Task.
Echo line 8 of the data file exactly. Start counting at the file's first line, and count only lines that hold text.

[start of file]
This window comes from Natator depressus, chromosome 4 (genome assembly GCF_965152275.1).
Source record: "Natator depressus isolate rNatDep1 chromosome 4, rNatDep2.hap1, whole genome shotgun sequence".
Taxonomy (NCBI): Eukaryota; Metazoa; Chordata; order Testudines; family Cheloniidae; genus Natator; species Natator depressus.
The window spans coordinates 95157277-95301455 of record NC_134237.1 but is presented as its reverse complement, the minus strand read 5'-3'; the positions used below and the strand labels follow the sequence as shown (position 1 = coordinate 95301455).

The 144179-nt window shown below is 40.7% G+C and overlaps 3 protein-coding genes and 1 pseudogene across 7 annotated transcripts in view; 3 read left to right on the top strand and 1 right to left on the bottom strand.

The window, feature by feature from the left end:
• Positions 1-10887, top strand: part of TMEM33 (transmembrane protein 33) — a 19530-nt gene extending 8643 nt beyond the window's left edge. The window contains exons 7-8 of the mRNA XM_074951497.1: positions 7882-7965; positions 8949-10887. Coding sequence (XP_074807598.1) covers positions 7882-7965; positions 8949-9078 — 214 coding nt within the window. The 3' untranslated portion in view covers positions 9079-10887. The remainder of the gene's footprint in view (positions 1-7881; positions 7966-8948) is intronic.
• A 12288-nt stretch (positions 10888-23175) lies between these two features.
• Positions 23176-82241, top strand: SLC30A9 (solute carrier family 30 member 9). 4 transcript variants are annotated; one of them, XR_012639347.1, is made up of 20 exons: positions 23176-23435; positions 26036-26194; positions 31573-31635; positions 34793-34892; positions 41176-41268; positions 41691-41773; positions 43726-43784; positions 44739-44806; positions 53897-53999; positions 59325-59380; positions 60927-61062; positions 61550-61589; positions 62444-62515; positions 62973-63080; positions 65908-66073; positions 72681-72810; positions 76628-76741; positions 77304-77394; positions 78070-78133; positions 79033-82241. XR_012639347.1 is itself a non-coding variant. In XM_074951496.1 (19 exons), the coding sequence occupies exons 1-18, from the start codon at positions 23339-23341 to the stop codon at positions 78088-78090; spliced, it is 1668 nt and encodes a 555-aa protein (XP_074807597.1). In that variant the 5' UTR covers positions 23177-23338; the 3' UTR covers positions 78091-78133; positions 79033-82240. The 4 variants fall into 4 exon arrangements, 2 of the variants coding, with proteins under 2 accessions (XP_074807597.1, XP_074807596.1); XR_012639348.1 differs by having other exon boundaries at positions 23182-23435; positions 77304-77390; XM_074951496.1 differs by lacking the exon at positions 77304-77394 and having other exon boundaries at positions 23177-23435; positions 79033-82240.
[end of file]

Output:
• A 12288-nt stretch (positions 10888-23175) lies between these two features.